HOT LITTLE WAVES, COLD LITTLE WAVES: This weekend had a bit of everything.
Well, not exactly everything. Unfortunately, we haven’t seen any real waves. Yes, we did get our weekly trickle of rideable lines, but this summer we’re still sorely missing waves of consequence. And I don’t believe we’ll be seeing anything serious to end the month of July. I can live without a hurricane swell, but boy would it be nice to have a beefy low pressure system come out of the Ohio Valley and give us a real four-to-five-foot day. But you rarely surf the waves you want. You have to surf the waves you have, and the best we had was probably Saturday morning, which revealed more one-to-two-foot waves for anyone who wanted to get wet.
We also saw both ends of the water temperature spectrum. The ocean reached its warmest point of the summer last Thursday when it got up into that 72/73-degree bathwater range: New Jersey Shore bathing at its best. However, as Friday’s hard south blow created a bit of swell, it also pushed our warm water away from shore, only to be replaced by completely frigid water from the ocean’s depth. It’s called upwelling. We talk about it every summer, but this year, we’ve been pretty lucky to not see that drastic of a case. Frankly, we usually don’t see it in August. The ocean got down to near 60 by Saturday when the surf came up. That’s a 12- or 13-degree swing in water temperature in a day. Southern California barely gets that in a year.
Most surfers were wearing full wetsuits, if not short sleeve full suits or long sleeve springs. But once the families started arriving mid morning, little kids took to the icy water like it was still 73. Nothing like a 6-year-old girl to make you feel like an absolute wuss.
Thankfully the wind developed back into a sea breeze pattern for Saturday, bringing back that warm water. And with the southwest winds and a hint of swell, you could still find some longboard rights. Hey, it was overhead for my man Grayson.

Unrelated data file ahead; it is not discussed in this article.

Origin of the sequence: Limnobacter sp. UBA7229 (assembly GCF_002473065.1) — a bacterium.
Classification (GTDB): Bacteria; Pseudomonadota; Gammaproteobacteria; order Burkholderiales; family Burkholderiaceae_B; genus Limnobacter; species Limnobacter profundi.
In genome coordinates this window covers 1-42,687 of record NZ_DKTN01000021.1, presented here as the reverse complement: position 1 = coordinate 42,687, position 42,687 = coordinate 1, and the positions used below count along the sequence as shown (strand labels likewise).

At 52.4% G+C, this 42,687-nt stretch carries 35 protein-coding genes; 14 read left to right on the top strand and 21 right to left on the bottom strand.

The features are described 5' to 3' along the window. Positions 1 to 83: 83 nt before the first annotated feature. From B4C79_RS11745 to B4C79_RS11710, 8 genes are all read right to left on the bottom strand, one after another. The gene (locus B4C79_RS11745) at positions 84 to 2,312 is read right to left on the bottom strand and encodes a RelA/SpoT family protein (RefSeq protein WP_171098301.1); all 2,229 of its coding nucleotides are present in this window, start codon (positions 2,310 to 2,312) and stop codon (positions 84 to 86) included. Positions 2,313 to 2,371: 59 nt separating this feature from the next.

Hopefully, you also took note of the full moon tides last week. We had some really high highs that flooded morning sessions, but we also had some extreme lows that made for really fun times on the sandbar.
The tropical region of the Atlantic should be showing signs of life right now, but it’s not. As mentioned a few weeks ago, when the Pacific Ocean is firing on all cylinders, the Atlantic engine won’t even turn over. And we shouldn’t expect to get a jumpstart until the pattern changes. But with record water temps down near the equator (one reading in Murray Key, Florida coming in at 90 degrees) it could go from zero to 60 pretty quickly in August. But for now, try to make the most of those micro lines when we have them.
I’ve had some inquires about the surf breaks on the South End of the Island that were recently pumped. Unfortunately, I don’t have any good news. Holyoke, Leeward, the Wooden Jetty, and many of our other favorite haunts are still buried and I have not gotten a single report of anyone finding more than shorebreak in Beach Haven or Holgate. Now, North Beach and Loveladies will be getting the same fate, thanks to the storm protection beachfill project. (Insert requisite line about how we need this to keep thriving on a barrier island.) And now, since the hopper barge is conveniently right there, parts of Harvey Cedars are going to get sanded. This appears to be a last minute decision, but likely was planned all along. If Cedars breaks get scrubbed, LBI is going to be a sad place for surfers this fall. Sadly, the utter lack of swell has not helped move any sand around anywhere.
NEW OPPORTUNITY FOR FUN: Chances are you are well aware of all the different opportunities on LBI this summer. With all the surf camps, yacht clubs, and Lifeguards In Training programs, we should be honing some very experienced watermen and women for the future. But there’s a new camp that is getting some attention, based out of Bayview Park in Brant Beach. It’s called Barefoot Adventures, run by Jess Johnson.